1. Welcome back! I'm glad that even though your work life has been very hectic, that at least it's been for a worthwhile cause. Thanks for the Thanksgiving laughs. So true about the awful things we lie to children about. I think kids can take the true version of the holiday and then maybe they will have one less thing to be angry with their parents about when they get older (following Santa Claus & the Easter Bunny of course) :)

    To me Thanksgiving is trying to be thankful for all I have while trying to forget how awkward sharing a meal with family and in-laws can be before venturing out into the insaneness that is Black Friday.

    Happy Turkey Day!

  2. One comment. Whew. I'm thankful I have one reader left! Enjoy your holiday, RLS

  3. Missed you!! Your wit brings such insight to unusual things - love it. Enjoy your Turkey Day and cold Lone Star.....that's what I'm having

  4. Hey Some Guy-You are a real jive turkey!! Sing along with me won't you? Ja ja ja jive talking! Oh my Lord your job sounds so stressful and your posts are so funny, I can only imagine you hitting the point of writing because you need to make yourself laugh. How the Bee Gees made it into this post is surely a gift from above bc that pic is riot-ous! I need to frame it and keep it by my desk.

    Thankful for you and this holiday laugh. Wishing you safe travels from your Sharpstoned friend in north ATX.

  5. Dear Some glad to have you back! Happy Thanksgiving

  6. Good that you can take a break from what sounds like some horrific lawyering (is that a word?)
    Growing up when I did, the sales on Black Friday actually meant something cause there were big winter sales twice-once after Thanksgiving and once after Christmas. This has become such a joke with the biggest sale of the year ads every week. The whole spirit of Thanksgiving and Christmas have been squashed. But such is life.
    Good to see you back in form.
    Sal In Utah

  7. Salutations DP!
    I giggled at your poem.

    I copied and pasted the nursery rhyme, and affectionatley sent it to a friend of mine who is a transplanted Canadian living in the Sunny South of Florida. Its her first US thanksgiving, and being a new mom, I thought she'd love to teach her baby boy this saucy little "number". hehe. as ever you are a slice of sarcasm and wisdom. much enjoyed.
    L, in Ontario

  8. I'm still an international blogger! Good to know. Stay warm up there in Canada. Thanks for writing. DP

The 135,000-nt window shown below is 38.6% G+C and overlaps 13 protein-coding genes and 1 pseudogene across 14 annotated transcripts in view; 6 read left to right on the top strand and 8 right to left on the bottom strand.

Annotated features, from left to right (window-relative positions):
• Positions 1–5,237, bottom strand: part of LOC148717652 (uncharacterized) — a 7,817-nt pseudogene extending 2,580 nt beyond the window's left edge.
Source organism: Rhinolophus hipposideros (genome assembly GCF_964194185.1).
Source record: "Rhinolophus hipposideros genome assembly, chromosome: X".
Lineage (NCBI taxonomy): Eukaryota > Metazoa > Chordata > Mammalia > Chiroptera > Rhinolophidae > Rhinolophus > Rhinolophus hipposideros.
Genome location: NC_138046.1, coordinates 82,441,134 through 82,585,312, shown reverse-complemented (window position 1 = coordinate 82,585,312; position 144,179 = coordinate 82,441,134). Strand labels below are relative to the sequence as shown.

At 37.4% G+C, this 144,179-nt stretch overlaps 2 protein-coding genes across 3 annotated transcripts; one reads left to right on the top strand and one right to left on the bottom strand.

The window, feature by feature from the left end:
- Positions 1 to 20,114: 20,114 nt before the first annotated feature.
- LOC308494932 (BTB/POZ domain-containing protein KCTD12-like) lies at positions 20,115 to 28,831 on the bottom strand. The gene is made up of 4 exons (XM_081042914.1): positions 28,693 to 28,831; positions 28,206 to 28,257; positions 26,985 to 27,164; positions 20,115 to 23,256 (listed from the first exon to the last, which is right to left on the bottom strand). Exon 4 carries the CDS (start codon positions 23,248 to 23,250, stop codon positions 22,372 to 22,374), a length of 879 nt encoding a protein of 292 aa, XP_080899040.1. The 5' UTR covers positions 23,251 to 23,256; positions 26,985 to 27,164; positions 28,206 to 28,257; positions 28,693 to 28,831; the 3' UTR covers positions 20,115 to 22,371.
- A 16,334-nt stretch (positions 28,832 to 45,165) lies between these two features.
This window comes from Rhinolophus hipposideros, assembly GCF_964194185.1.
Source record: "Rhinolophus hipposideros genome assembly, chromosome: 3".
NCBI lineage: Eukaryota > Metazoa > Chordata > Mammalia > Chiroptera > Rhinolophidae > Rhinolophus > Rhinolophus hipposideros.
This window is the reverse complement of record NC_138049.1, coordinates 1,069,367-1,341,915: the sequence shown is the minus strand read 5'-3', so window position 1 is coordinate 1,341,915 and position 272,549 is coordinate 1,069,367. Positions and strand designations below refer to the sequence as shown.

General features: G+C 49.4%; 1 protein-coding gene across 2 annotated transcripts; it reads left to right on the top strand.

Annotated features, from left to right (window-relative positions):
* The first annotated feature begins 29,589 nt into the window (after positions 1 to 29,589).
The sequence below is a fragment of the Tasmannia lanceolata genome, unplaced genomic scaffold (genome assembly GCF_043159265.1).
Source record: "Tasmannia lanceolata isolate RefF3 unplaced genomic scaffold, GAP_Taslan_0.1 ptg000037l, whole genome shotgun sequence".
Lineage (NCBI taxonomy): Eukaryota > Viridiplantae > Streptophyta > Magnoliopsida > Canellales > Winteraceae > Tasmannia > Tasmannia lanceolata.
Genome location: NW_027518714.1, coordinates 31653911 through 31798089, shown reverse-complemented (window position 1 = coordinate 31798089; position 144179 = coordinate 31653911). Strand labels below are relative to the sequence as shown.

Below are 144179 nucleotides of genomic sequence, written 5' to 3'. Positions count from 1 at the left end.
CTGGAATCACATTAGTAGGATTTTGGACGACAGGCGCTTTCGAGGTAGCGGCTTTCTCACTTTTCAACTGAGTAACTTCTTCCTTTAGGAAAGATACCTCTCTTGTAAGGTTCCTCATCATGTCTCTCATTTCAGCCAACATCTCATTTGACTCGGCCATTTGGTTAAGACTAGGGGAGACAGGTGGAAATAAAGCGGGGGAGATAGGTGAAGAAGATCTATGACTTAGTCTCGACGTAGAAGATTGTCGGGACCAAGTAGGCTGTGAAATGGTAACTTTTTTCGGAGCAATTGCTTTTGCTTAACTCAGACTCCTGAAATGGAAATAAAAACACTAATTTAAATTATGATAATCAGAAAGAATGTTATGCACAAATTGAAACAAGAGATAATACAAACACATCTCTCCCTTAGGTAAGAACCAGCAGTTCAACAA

9. So happy to see a new post. Always great to read your thoughts, glad you were able to set aside a bit of time to share.

    Ann in Denver

  10. Great post! As someone who is in education, I am always perplexed by the Pilgrim and Indian dress up day. I'm also annoyed by the mounds of attention showered on Christopher Columbus. Are there no other people to highlight in the fall? Well, now I'm off topic!
    Hope you've had a great Thanksgiving and best of luck on your case! Happy Holidays :)

  11. Good to have the regulars chiming in. I hope all of you had a good holiday. I'm traveling AGAIN this week but perhaps I'll find time to write. DP

  12. Great Holiday post (although I read it today). Hope you had a wonderful time before going back to lawyering (if it isn't a word, it is now). I always look forward to your posts.
    Paula In Sacramento

  13. DP, We're grateful to have you back. I hope the holiday break helped lower the temperature of all the parties involved in your intense case and that you, SLF, and all your readers had a great Thanksgiving.

    Btw, I can't for the life of me figure out how the Brothers Gibb popped up during your Google search. Perhaps our friends down under don gold lame disco outfits to celebrate their version of Thanksgiving?

  14. I don't know about everyone else, but I am definitely buying a "kids pilgrim costume" for Halloween next year. It is spot on.

    Welcome back, dude(for the moment). Hope your life calms down soon.


  15. Glad you're back, even if just for a little while. I hope everything goes well in your case. While we miss you when you're gone, it's completely understandable that this case is much more important. Just proves that you are one of the good guys!

    Loved your song verses! I hope you and your family had a lovely Thanksgiving.

    Denise in Alabama

  16. Enjoyed your comments as usual, haven't had a chance to catch up until today (Nov. 29th) See even your loyal followers have to do that work thing!
    Soon I will have more time since I'm retiring, come December 21st!!!! If you need a ghost writer, give a holler-I'll never tell!
    While your life is so much more interesing, mine will be all mine - can't wait!!!
    B in NY